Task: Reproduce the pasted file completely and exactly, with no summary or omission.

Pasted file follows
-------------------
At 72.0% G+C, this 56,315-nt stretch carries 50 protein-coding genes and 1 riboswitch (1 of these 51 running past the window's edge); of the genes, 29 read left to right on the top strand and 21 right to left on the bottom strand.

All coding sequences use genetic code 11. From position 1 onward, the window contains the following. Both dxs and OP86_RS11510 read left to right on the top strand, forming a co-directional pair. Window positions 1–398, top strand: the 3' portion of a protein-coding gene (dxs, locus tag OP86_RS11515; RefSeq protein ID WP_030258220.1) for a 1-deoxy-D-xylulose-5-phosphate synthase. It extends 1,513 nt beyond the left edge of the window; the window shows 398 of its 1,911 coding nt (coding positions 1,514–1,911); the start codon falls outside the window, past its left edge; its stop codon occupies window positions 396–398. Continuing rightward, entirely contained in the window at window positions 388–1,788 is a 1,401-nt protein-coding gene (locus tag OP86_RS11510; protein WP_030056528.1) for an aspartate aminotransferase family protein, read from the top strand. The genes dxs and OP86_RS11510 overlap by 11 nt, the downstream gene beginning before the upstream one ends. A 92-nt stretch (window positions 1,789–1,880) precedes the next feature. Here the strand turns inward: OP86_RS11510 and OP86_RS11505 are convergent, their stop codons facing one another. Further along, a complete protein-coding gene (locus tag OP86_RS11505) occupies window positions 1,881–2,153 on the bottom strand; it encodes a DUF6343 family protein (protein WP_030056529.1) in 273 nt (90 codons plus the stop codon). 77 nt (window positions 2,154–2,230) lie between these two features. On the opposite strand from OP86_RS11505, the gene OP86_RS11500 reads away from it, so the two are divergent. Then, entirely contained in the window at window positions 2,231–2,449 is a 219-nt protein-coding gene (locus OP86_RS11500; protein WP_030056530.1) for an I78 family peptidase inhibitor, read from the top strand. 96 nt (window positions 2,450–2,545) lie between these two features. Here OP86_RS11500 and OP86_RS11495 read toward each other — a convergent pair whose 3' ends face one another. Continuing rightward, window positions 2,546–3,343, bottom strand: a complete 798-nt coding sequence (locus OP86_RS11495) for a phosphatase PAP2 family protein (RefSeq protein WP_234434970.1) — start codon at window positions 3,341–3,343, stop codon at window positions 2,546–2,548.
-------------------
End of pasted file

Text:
At 72.0% G+C, this 56,315-nt stretch carries 50 protein-coding genes and 1 riboswitch (1 of these 51 running past the window's edge); of the genes, 29 read left to right on the top strand and 21 right to left on the bottom strand.

All coding sequences use genetic code 11. From position 1 onward, the window contains the following. Both dxs and OP86_RS11510 read left to right on the top strand, forming a co-directional pair. Window positions 1–398, top strand: the 3' portion of a protein-coding gene (dxs, locus tag OP86_RS11515; RefSeq protein ID WP_030258220.1) for a 1-deoxy-D-xylulose-5-phosphate synthase. It extends 1,513 nt beyond the left edge of the window; the window shows 398 of its 1,911 coding nt (coding positions 1,514–1,911); the start codon falls outside the window, past its left edge; its stop codon occupies window positions 396–398. Continuing rightward, entirely contained in the window at window positions 388–1,788 is a 1,401-nt protein-coding gene (locus tag OP86_RS11510; protein WP_030056528.1) for an aspartate aminotransferase family protein, read from the top strand. The genes dxs and OP86_RS11510 overlap by 11 nt, the downstream gene beginning before the upstream one ends. A 92-nt stretch (window positions 1,789–1,880) precedes the next feature. Here the strand turns inward: OP86_RS11510 and OP86_RS11505 are convergent, their stop codons facing one another. Further along, a complete protein-coding gene (locus tag OP86_RS11505) occupies window positions 1,881–2,153 on the bottom strand; it encodes a DUF6343 family protein (protein WP_030056529.1) in 273 nt (90 codons plus the stop codon). 77 nt (window positions 2,154–2,230) lie between these two features. On the opposite strand from OP86_RS11505, the gene OP86_RS11500 reads away from it, so the two are divergent. Then, entirely contained in the window at window positions 2,231–2,449 is a 219-nt protein-coding gene (locus OP86_RS11500; protein WP_030056530.1) for an I78 family peptidase inhibitor, read from the top strand. 96 nt (window positions 2,450–2,545) lie between these two features. Here OP86_RS11500 and OP86_RS11495 read toward each other — a convergent pair whose 3' ends face one another. Continuing rightward, window positions 2,546–3,343, bottom strand: a complete 798-nt coding sequence (locus OP86_RS11495) for a phosphatase PAP2 family protein (RefSeq protein WP_234434970.1) — start codon at window positions 3,341–3,343, stop codon at window positions 2,546–2,548.